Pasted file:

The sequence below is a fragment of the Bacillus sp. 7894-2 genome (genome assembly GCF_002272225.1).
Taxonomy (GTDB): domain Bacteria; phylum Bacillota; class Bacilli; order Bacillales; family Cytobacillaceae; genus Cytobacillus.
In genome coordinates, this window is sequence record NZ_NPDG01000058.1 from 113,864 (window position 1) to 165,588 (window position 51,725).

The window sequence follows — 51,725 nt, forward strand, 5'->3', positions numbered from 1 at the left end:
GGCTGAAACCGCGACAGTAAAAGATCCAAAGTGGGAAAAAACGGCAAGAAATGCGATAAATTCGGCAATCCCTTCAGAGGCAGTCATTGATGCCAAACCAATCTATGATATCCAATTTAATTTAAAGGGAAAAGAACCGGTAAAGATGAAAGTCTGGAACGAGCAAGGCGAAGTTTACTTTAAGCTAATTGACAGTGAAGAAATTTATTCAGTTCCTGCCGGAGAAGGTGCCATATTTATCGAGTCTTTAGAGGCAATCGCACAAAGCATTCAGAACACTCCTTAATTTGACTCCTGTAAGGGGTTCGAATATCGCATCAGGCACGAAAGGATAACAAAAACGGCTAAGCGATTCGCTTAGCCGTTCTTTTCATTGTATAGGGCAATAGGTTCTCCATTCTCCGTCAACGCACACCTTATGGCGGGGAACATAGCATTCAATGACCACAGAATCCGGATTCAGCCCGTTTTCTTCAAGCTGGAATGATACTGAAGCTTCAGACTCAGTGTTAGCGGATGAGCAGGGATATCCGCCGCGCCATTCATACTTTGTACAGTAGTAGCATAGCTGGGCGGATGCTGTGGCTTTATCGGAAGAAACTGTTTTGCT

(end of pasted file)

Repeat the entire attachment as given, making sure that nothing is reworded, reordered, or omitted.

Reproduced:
The sequence below is a fragment of the Bacillus sp. 7894-2 genome (genome assembly GCF_002272225.1).
Taxonomy (GTDB): domain Bacteria; phylum Bacillota; class Bacilli; order Bacillales; family Cytobacillaceae; genus Cytobacillus.
In genome coordinates, this window is sequence record NZ_NPDG01000058.1 from 113,864 (window position 1) to 165,588 (window position 51,725).

The window sequence follows — 51,725 nt, forward strand, 5'->3', positions numbered from 1 at the left end:
GGCTGAAACCGCGACAGTAAAAGATCCAAAGTGGGAAAAAACGGCAAGAAATGCGATAAATTCGGCAATCCCTTCAGAGGCAGTCATTGATGCCAAACCAATCTATGATATCCAATTTAATTTAAAGGGAAAAGAACCGGTAAAGATGAAAGTCTGGAACGAGCAAGGCGAAGTTTACTTTAAGCTAATTGACAGTGAAGAAATTTATTCAGTTCCTGCCGGAGAAGGTGCCATATTTATCGAGTCTTTAGAGGCAATCGCACAAAGCATTCAGAACACTCCTTAATTTGACTCCTGTAAGGGGTTCGAATATCGCATCAGGCACGAAAGGATAACAAAAACGGCTAAGCGATTCGCTTAGCCGTTCTTTTCATTGTATAGGGCAATAGGTTCTCCATTCTCCGTCAACGCACACCTTATGGCGGGGAACATAGCATTCAATGACCACAGAATCCGGATTCAGCCCGTTTTCTTCAAGCTGGAATGATACTGAAGCTTCAGACTCAGTGTTAGCGGATGAGCAGGGATATCCGCCGCGCCATTCATACTTTGTACAGTAGTAGCATAGCTGGGCGGATGCTGTGGCTTTATCGGAAGAAACTGTTTTGCT